Benjamin Franklin Papers

To Benjamin Franklin from Massachusetts House of Representatives Committee, 25 June 1764

From Massachusetts House of Representatives Committee

LS: Library of Congress

Boston June 25th. 1764.


The House of Representatives of his Majesty’s Province of the Massachusetts Bay at the Session of the General Assembly in May last, being informed of the late Act of Parliament relating to the Sugar Trade with the foreign Colonies, and the Resolutions of the House of Commons relating to the Stamp Duties and other Taxes proposed to be laid on the British Colonies, were humbly of Opinion, that those Measures have a Tendency to deprive the Colonists of some of their most essential Rights as British Subjects, and as Men; particularly the Right of assessing their own Taxes and being free from any Impositions but such as they consent to by themselves or Representatives.

Our Agent informs us, that in a Conference he had with Mr. Greenville on these Subjects, he was told that the Ministry were desirous of consulting the Ease, the Quiet and Goodwill of the Colonies.3

Such Expressions induce us to hope that there is Nothing punitive in these Measures, and that humble dutiful Remonstrances may yet have their Effect. But if while these Things are thus publickly handled, no Claim is made, no Remonstrance preferred on the Part of the Colonies, such Silence must be interpreted a tacit Cession of their Rights, and an humble Acquiescence under all these Burdens.

The House have wrote fully upon this Subject to the Agent of this Province, and directed him to remonstrate against these Measures, and to endeavour a Repeal of said Act, and if possible to prevent the Imposition of any further Duties and Taxes on the Colonies. For this Purpose they were desirous of the united Assistance of the several Colonies in a Petition against such formidable Attacks upon what they conceive to be the inseparable Rights of British Subjects; and that the Agents of the several Colonies might be directed by the Representatives of the People on the Continent of North America to unite in the most serious Remonstrance against Measures so destructive of the Liberty, the Commerce and Property of the Colonists, and in their Tendency so pernicious to the real Interest of Great Britain.4

The House have done us the Honour to appoint us a Committee in the Recess of the General Court to inform the several Houses of Representatives of this Continent of their Desires; and we do our selves the Honour to subscribe ourselves, Your most, Humble Servants,5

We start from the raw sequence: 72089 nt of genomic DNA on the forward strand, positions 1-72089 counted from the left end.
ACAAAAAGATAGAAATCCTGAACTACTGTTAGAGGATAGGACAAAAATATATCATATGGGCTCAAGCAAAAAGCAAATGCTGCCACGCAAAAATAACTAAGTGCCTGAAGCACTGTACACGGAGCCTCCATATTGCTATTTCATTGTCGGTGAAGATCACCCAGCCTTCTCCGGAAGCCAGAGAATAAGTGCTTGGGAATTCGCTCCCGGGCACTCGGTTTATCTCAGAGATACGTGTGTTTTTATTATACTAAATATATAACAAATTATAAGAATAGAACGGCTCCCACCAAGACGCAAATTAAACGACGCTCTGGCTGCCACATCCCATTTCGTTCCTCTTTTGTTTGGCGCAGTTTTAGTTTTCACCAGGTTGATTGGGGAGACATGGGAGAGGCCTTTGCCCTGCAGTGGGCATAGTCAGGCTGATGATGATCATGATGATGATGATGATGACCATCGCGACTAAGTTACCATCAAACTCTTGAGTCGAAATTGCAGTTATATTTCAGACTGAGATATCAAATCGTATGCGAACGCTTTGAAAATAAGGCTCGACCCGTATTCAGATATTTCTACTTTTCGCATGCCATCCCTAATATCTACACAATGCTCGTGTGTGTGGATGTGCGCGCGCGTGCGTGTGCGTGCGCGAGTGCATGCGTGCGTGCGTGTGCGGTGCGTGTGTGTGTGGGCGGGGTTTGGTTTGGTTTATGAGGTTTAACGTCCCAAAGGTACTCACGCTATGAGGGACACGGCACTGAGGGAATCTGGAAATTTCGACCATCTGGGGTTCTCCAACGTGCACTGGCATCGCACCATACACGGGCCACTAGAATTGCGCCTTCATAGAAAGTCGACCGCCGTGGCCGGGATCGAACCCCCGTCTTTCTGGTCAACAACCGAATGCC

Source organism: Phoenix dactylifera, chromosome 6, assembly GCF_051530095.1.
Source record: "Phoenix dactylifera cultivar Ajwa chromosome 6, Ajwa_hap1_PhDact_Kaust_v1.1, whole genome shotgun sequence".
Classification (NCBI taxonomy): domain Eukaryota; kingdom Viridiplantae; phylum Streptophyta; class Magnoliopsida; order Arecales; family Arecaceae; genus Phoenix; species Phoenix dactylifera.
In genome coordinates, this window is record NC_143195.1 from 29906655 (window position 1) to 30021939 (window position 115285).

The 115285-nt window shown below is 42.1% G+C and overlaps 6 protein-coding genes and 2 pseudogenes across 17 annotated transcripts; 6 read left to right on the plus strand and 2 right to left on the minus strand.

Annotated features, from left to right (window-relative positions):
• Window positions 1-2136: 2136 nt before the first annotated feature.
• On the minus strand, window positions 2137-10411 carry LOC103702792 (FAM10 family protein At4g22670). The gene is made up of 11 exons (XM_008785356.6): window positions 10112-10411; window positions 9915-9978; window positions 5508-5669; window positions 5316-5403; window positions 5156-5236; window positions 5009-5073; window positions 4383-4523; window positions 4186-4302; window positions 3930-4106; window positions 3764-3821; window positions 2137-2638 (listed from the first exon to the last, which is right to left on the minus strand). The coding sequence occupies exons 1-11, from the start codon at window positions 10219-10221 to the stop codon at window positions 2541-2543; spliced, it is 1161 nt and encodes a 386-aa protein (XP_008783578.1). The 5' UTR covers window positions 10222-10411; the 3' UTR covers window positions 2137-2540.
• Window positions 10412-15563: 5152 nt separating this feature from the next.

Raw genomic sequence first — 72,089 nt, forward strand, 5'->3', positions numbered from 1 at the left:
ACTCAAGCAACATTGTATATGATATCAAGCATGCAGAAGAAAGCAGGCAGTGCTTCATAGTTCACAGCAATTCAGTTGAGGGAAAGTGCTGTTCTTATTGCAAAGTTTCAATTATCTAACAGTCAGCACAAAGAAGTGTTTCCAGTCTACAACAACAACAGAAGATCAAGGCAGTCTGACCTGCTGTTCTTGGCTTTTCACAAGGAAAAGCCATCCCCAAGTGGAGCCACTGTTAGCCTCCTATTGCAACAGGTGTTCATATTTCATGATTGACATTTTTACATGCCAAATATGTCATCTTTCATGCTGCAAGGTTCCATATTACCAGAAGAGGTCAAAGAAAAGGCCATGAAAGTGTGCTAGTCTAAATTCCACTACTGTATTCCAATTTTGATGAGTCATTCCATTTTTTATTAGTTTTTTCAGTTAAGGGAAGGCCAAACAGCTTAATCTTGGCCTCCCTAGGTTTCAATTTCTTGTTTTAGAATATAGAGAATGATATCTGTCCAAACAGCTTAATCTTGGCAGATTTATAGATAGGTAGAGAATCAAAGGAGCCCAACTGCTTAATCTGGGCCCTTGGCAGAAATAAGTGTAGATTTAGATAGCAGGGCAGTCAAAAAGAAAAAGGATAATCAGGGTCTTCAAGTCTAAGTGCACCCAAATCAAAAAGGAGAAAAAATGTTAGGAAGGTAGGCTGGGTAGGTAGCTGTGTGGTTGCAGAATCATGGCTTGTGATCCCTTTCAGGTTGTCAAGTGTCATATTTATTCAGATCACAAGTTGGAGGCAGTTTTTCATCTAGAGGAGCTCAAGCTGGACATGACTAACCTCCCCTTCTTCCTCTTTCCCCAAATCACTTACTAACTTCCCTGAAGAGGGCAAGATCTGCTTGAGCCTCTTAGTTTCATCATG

James Otis.
Thomas Cushing
Oxenbridge Thacher
Thomas Gray
Edw Sheaffe
[Note numbering follows the Franklin Papers source.]

3The Massachusetts agent, Jasper Mauduit, wrote the House of Representatives, March 13, 1764, informing it that the Stamp Act was “deferr’d till next Year. I mean the actual laying it: Mr. Grenville being willing to give to the Provinces their option to raise that or some equivalent tax, Desirous as he express’d himself to consult the Ease, the Quiet, and the Good will of the Colonies.” Quoted in Edmund S. Morgan, “The Postponement of the Stamp Act,” 3 William and Mary Quar., VII (1950), 357.

4On June 13, 1764, the Mass. House of Representatives appointed the present committee “to write to the other Governments, to acquaint them with the Instructions this Day voted to be sent to the Agent of this Province, directing him to use his Endeavours to obtain a Repeal of the Sugar Act, and to exert himself to prevent a Stamp-Act, or any other Impositions and Taxes upon this and the other American Provinces: and that the said Committee, in the Name and Behalf of this House, desire the several Assemblies on this Continent to join with them in the same Measure.” Quoted in Jasper Mauduit Agent in London for the Province of the Massachusetts-Bay 1762–1765 (Mass. Hist. Soc. Coll., vol. 74, [Boston], 1918), p. 164 n.

5BF received this letter in his capacity of speaker of the Pa. Assembly during its summer recess. His personal views regarding a possible Stamp Act were certainly not yet clarified, as is shown in his comments to Jackson written on the same day as this letter from Mass. See above, p. 237. He laid the letter before the Assembly on Sept. 12 after it had convened; for its action, see below, pp. 347–51, 365–6.

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